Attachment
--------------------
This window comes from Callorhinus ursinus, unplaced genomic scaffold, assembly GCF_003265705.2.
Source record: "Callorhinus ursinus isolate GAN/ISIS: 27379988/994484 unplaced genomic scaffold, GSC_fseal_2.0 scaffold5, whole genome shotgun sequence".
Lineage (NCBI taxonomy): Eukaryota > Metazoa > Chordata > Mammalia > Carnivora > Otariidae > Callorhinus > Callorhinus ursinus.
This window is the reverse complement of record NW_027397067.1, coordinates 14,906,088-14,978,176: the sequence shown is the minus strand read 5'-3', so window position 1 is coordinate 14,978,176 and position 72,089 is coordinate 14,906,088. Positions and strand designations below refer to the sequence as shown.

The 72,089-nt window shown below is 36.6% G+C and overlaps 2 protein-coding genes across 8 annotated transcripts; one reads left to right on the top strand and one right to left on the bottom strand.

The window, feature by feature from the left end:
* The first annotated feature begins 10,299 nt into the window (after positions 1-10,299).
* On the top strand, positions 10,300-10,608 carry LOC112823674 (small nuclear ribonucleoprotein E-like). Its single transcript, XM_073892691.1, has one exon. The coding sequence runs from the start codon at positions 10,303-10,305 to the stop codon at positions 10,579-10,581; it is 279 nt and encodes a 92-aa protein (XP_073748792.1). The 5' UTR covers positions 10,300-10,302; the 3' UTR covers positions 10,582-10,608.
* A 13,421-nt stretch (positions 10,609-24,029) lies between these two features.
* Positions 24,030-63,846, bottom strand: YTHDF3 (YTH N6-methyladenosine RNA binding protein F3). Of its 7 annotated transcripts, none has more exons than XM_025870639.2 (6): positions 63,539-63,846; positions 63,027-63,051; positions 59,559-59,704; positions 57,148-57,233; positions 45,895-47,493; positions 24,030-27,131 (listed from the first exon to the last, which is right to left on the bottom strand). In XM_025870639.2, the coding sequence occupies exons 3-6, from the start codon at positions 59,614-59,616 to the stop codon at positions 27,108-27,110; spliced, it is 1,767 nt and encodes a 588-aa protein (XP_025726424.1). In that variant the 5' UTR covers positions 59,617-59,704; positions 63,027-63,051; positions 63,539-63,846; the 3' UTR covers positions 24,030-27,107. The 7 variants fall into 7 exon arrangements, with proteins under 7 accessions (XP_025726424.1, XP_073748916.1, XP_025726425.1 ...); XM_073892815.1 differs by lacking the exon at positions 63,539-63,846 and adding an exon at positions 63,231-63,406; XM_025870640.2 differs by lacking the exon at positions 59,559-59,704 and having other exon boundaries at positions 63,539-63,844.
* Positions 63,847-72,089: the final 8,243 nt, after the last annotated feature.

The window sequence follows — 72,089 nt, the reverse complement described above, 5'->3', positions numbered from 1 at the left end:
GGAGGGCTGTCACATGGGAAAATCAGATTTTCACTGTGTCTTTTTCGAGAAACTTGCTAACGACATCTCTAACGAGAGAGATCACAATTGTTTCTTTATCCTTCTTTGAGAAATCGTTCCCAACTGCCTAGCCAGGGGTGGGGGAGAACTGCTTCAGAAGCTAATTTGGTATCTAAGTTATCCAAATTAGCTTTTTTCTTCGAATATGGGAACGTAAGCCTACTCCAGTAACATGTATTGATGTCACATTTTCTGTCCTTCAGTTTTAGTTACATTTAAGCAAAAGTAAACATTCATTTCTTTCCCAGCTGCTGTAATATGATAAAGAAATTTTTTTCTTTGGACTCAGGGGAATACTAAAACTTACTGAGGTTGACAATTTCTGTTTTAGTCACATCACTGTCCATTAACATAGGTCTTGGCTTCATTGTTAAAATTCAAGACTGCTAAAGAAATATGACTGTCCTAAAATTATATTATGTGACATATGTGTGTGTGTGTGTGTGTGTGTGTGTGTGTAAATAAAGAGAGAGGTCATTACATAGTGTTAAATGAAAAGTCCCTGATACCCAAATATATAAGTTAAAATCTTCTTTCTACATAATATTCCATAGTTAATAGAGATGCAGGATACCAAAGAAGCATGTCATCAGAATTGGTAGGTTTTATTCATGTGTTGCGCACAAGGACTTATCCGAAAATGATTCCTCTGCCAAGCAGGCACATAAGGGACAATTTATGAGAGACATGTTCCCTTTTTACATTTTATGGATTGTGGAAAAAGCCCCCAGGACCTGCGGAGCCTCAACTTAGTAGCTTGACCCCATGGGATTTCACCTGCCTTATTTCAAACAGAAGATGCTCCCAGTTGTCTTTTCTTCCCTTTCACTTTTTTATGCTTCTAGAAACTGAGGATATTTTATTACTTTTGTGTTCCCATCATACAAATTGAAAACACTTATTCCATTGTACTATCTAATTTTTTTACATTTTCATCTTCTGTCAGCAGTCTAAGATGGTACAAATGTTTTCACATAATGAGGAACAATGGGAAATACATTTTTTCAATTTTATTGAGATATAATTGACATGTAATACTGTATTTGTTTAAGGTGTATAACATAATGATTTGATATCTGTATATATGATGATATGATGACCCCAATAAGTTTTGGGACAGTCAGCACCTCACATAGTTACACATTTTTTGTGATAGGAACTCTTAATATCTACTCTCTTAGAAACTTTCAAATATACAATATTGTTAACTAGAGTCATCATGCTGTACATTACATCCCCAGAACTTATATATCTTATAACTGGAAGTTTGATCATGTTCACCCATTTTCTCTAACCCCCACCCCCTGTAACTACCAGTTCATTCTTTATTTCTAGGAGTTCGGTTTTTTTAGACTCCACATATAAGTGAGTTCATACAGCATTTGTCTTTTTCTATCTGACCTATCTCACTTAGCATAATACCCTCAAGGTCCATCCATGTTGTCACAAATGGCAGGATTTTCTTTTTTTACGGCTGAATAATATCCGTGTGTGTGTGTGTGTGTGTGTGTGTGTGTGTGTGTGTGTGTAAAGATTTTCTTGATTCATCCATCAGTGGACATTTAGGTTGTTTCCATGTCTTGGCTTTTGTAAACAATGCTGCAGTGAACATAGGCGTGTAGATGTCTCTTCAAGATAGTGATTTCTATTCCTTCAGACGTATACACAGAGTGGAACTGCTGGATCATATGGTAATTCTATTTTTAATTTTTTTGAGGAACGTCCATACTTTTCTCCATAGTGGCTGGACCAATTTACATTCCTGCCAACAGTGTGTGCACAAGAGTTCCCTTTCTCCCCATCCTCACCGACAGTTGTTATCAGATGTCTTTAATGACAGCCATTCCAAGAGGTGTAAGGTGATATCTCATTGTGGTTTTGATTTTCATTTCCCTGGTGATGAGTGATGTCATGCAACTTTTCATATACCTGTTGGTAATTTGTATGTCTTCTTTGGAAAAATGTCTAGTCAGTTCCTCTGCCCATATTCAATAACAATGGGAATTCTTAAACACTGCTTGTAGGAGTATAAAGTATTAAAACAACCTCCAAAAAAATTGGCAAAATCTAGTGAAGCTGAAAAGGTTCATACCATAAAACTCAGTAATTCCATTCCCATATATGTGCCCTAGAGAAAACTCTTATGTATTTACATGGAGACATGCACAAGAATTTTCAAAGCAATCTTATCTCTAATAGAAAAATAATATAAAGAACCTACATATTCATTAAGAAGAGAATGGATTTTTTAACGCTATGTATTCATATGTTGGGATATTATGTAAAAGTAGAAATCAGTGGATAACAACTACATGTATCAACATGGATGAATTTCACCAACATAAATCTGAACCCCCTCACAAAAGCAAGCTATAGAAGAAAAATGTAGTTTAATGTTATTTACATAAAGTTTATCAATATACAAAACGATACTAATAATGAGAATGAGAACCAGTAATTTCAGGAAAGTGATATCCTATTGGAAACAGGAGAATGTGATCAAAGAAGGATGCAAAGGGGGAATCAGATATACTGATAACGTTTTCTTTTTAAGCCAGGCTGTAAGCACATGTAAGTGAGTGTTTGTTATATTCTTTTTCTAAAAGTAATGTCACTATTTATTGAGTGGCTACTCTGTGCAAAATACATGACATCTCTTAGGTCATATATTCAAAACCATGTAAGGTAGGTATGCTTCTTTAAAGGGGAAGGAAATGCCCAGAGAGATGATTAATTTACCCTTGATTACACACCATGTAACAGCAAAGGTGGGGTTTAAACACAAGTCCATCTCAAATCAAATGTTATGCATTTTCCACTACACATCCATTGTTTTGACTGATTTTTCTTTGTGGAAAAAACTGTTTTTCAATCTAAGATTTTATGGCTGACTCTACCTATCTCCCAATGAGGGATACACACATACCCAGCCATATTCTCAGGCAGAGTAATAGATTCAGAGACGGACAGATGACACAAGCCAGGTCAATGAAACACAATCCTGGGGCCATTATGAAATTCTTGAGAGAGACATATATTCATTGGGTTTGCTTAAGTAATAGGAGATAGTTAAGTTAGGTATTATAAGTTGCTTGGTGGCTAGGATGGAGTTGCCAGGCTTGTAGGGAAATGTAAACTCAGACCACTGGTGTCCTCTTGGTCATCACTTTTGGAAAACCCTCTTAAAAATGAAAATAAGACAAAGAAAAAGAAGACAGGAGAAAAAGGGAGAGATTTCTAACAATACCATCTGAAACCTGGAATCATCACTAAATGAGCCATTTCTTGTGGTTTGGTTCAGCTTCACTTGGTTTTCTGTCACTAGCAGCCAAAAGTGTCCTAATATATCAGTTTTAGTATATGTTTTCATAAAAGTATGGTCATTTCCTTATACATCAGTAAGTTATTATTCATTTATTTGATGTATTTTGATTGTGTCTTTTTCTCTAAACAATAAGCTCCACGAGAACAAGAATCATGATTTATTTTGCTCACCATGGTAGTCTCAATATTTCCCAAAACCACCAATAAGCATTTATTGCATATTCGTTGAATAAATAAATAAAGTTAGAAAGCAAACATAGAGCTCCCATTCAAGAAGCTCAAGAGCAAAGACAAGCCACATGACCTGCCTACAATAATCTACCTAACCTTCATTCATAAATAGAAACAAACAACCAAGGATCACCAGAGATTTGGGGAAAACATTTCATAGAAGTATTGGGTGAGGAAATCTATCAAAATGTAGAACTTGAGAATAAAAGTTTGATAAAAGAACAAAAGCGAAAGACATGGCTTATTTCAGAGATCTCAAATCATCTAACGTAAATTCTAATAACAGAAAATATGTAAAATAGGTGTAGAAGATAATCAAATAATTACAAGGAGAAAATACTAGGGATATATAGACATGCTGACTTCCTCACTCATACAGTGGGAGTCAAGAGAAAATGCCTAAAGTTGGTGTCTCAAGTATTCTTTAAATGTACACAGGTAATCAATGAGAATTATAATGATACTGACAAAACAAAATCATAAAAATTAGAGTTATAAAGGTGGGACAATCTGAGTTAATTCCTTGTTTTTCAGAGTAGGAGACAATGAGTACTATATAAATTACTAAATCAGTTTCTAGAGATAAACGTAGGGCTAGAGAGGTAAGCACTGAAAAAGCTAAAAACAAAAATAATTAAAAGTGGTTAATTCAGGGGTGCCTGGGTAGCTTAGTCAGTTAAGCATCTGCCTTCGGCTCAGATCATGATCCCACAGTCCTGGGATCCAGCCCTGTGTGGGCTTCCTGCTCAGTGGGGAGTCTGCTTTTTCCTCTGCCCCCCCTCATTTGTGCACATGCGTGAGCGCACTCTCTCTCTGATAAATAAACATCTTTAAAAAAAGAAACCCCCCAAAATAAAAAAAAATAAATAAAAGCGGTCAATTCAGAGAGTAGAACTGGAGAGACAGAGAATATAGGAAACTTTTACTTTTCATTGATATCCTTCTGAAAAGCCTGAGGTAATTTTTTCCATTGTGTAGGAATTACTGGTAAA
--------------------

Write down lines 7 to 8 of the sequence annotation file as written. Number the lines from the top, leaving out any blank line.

* The first annotated feature begins 10,299 nt into the window (after positions 1-10,299).
* On the top strand, positions 10,300-10,608 carry LOC112823674 (small nuclear ribonucleoprotein E-like). Its single transcript, XM_073892691.1, has one exon. The coding sequence runs from the start codon at positions 10,303-10,305 to the stop codon at positions 10,579-10,581; it is 279 nt and encodes a 92-aa protein (XP_073748792.1). The 5' UTR covers positions 10,300-10,302; the 3' UTR covers positions 10,582-10,608.